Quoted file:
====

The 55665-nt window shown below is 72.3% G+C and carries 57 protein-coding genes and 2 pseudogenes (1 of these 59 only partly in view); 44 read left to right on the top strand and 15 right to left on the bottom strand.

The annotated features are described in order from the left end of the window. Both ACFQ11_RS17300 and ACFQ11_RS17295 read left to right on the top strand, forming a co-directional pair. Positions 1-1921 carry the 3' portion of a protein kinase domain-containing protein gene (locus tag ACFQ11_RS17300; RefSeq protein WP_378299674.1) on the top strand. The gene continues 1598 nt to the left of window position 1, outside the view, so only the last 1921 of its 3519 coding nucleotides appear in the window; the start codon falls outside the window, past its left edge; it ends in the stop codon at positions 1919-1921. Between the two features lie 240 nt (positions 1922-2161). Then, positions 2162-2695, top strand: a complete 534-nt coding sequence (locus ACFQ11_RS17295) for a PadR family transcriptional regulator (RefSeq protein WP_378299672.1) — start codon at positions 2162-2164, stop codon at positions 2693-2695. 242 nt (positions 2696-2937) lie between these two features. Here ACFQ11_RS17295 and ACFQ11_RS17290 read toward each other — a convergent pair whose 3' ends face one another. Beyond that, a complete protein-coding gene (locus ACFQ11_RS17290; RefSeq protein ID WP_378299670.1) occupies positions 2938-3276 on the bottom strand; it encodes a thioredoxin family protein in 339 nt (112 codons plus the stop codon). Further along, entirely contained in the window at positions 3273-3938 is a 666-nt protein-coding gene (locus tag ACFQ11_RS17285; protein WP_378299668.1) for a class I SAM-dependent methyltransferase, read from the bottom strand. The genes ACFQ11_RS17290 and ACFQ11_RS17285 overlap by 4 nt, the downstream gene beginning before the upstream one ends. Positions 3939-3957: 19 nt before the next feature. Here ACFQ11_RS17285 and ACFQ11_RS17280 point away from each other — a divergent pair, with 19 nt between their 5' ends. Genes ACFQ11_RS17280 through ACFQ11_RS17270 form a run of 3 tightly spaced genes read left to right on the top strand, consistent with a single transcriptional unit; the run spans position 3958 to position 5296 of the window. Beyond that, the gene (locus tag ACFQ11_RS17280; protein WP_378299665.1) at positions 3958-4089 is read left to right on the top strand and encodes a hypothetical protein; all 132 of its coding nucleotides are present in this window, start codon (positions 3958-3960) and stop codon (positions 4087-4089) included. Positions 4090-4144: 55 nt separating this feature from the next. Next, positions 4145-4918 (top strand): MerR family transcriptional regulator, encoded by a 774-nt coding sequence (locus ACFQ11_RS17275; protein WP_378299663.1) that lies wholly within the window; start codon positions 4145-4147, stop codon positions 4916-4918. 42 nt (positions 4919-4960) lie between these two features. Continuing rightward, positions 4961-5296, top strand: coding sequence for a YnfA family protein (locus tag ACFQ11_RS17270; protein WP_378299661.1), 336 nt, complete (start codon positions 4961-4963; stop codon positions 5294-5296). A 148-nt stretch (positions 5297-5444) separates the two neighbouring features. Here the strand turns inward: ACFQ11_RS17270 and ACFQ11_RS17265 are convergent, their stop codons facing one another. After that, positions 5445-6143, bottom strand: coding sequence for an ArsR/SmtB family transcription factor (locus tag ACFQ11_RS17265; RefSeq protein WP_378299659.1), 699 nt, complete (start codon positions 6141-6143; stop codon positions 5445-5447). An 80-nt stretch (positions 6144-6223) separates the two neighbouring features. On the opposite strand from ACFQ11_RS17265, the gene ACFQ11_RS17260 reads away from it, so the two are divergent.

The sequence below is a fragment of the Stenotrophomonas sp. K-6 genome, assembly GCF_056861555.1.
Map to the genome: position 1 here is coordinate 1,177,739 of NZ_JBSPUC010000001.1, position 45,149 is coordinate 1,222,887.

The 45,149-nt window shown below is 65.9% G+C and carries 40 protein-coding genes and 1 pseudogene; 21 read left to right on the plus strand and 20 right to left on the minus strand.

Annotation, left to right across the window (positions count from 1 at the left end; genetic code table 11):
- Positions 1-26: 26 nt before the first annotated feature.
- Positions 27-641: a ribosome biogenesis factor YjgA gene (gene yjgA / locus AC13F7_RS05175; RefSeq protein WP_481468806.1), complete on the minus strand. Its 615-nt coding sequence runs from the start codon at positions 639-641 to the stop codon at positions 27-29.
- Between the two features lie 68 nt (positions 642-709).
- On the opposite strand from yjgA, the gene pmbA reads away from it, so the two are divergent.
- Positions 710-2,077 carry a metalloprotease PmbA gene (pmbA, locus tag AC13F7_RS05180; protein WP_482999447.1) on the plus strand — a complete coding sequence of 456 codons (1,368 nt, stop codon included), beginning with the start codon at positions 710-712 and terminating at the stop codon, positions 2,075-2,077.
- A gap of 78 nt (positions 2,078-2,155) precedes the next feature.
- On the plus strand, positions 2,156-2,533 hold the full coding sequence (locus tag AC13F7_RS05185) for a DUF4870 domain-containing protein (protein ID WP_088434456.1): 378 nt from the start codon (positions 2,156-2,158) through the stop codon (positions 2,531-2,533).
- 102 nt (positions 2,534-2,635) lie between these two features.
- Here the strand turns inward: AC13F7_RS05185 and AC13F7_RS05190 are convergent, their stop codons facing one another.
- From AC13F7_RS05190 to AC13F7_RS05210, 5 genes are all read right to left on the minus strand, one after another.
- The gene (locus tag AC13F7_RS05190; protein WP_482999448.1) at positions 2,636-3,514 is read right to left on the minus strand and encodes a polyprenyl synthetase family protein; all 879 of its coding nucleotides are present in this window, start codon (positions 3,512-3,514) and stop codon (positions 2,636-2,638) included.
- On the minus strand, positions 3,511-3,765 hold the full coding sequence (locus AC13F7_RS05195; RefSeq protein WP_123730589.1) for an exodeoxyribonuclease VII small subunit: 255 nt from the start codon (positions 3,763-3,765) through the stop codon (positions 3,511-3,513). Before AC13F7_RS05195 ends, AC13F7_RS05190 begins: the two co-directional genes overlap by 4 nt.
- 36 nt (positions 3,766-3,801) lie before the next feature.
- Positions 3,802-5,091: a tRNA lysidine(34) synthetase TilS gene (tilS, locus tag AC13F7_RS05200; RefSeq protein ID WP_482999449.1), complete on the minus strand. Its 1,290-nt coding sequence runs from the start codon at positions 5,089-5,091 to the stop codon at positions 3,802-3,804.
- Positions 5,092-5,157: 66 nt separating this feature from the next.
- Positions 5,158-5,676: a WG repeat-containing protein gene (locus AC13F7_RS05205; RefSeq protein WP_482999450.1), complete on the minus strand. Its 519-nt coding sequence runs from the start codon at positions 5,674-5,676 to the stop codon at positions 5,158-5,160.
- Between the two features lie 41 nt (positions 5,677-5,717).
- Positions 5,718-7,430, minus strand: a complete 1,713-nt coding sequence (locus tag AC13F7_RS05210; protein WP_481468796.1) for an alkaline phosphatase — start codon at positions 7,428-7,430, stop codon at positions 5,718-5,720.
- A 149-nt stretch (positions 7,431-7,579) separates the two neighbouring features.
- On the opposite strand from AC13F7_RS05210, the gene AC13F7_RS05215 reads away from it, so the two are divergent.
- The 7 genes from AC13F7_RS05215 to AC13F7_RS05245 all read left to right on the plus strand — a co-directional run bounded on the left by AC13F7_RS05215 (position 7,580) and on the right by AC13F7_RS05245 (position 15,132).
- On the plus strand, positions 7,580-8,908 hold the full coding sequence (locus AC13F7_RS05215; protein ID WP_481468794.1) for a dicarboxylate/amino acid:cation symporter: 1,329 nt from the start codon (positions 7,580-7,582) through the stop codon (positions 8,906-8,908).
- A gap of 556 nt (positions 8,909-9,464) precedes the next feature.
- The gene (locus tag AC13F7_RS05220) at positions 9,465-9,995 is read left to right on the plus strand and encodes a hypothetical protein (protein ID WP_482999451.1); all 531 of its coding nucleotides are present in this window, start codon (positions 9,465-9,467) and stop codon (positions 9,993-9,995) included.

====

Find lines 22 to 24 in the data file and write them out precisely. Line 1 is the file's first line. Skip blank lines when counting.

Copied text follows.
- Positions 5,158-5,676: a WG repeat-containing protein gene (locus AC13F7_RS05205; RefSeq protein WP_482999450.1), complete on the minus strand. Its 519-nt coding sequence runs from the start codon at positions 5,674-5,676 to the stop codon at positions 5,158-5,160.
- Between the two features lie 41 nt (positions 5,677-5,717).
- Positions 5,718-7,430, minus strand: a complete 1,713-nt coding sequence (locus tag AC13F7_RS05210; protein WP_481468796.1) for an alkaline phosphatase — start codon at positions 7,428-7,430, stop codon at positions 5,718-5,720.